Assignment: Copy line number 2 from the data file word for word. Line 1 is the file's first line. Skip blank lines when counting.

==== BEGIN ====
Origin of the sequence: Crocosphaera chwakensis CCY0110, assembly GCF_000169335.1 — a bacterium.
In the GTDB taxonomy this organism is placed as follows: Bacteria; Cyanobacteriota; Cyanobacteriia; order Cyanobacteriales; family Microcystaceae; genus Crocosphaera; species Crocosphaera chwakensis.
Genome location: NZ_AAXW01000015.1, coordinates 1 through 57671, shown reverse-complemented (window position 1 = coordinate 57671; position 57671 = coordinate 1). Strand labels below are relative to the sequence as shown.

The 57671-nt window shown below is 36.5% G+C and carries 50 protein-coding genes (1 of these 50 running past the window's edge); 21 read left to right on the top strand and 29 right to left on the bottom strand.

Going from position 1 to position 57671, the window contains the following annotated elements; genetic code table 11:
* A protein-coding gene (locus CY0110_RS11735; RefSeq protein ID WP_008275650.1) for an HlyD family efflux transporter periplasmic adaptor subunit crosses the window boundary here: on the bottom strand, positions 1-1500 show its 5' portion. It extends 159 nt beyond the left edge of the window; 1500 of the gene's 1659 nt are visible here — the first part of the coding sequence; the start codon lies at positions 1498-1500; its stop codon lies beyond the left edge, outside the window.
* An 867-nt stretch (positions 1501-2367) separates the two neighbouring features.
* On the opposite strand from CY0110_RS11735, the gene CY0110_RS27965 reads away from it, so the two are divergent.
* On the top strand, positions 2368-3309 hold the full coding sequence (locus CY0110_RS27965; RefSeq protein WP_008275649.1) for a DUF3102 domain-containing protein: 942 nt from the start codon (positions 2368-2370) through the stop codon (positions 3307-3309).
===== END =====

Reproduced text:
In the GTDB taxonomy this organism is placed as follows: Bacteria; Cyanobacteriota; Cyanobacteriia; order Cyanobacteriales; family Microcystaceae; genus Crocosphaera; species Crocosphaera chwakensis.